I had initially titled this entry “Take Care Of Your DJ Equipment”, but then I realized that you should really take care of any piece of DJ equipment you get your hands on as it is a reflection of your own person and work ethic.
Presentation | It makes sense that anyone would want to take care of their financial investment. However, I see it all the time. DJ’s using equipment that is missing buttons, or is malfunctioning. A broken piece here or there. The equipment you present to your customer is a representation of you. Think of how you dress to a certain event. If you’re not dressed properly, you won’t fit in. You’ll stand out and not in a good way. The same applies to equipment. You can’t claim to be a professional when your equipment doesn’t look professional. Keep it clean and in perfect working condition.
Private Gigs Especially Weddings | For those of you who don’t think that presentation is everything, remember the following: Your customer has spent a small fortune to be sure that their event looks great. You can’t let your equipment stand out in a way that isn’t aesthetically pleasing. A DJ facade goes a long way. Don’t promote your business in any of your equipment that is seen by the public. This isn’t a show (for those of you who like to place stickers everywhere). Let your business cards do the promotion. Promote yourself on the mic if appropriate. I’ll go as far as saying that your DJ name scattered on the back of your laptop for everyone to see is just tacky.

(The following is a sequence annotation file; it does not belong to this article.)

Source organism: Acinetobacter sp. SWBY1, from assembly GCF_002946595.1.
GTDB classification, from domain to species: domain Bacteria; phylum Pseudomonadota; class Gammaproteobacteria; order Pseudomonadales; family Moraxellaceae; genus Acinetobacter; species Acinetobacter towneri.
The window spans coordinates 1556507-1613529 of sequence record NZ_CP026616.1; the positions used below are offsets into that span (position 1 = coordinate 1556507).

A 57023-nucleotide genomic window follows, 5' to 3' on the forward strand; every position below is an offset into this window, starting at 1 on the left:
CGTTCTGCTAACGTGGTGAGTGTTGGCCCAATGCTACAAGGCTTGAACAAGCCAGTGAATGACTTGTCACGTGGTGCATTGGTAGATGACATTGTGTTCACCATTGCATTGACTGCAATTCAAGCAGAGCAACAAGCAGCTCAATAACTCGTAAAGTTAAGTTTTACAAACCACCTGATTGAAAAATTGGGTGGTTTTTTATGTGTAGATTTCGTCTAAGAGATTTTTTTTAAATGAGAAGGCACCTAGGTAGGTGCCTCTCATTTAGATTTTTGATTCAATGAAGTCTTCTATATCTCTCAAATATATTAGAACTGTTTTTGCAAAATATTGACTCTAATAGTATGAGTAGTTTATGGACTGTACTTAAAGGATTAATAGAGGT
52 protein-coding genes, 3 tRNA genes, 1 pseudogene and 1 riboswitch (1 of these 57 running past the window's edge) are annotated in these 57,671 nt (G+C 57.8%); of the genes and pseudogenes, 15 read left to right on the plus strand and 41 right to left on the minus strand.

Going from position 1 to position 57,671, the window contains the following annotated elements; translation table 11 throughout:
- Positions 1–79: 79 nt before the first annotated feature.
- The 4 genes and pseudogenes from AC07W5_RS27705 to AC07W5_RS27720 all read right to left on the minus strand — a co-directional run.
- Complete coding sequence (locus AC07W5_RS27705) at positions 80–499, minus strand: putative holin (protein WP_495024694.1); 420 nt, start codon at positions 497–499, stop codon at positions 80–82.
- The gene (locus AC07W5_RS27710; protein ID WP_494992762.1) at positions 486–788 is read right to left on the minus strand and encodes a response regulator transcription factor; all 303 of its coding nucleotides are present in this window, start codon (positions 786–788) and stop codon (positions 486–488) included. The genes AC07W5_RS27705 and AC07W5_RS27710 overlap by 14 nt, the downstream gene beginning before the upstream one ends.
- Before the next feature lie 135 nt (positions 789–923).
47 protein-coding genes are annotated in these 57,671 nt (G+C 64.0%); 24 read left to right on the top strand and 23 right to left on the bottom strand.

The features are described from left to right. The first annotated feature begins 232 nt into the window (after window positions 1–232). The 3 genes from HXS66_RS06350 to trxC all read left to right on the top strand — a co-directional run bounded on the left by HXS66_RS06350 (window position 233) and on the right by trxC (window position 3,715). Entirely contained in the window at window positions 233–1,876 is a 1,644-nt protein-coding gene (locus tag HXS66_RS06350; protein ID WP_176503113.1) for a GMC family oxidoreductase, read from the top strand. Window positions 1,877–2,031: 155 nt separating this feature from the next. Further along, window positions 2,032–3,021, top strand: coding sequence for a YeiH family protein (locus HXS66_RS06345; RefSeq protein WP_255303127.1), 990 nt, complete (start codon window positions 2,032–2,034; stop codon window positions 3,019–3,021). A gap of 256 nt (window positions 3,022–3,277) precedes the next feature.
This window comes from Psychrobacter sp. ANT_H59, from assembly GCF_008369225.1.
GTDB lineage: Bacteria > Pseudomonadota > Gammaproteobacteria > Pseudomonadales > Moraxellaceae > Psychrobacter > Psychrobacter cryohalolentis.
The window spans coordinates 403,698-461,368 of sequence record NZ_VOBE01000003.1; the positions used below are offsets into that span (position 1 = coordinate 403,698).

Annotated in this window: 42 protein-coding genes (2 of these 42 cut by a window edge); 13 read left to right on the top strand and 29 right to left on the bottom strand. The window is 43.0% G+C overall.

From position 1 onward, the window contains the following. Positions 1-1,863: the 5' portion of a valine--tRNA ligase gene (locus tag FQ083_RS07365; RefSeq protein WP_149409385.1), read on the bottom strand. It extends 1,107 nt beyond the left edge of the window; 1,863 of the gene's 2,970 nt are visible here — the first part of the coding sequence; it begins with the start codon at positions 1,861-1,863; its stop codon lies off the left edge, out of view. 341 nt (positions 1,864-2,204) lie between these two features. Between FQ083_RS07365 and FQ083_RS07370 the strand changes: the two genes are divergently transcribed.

DJ Residencies | Perhaps at these types of venues, presentation will have less of an impact to the customer. However, your equipment should be functioning properly. Turntables with missing or broken parts will only hinder your performance and that of any guest DJ’s. Some DJ’s perform at their residency with their own equipment and take care of it because they paid for it. If a residency provides their own equipment for DJ’s to use, you should still take care of it and maintain it if possible. After all, it is a privilege to be in a position where you don’t have to use your own equipment. Always protect your equipment as if it were your own.
Shows | You can make an exception here when it comes to promotions. It’s your show. If your equipment has stickers, this is probably the only place it is acceptable. You’re branding yourself. There may be other acts performing, so sure, have that sticker of your DJ name on your laptop. Get your 30 minutes of fame or whatever.
Rentals | If you’re a DJ that has a rider, make sure you specify that everything has to look professional. No broken parts, etc. It will affect your performance. Promoters will try and save money wherever they want, and sometimes they won’t rent equipment. They’ll ask their connections to supply equipment for the event. A lot of times, this equipment belongs to guest DJ’s and you never know what you’ll expect.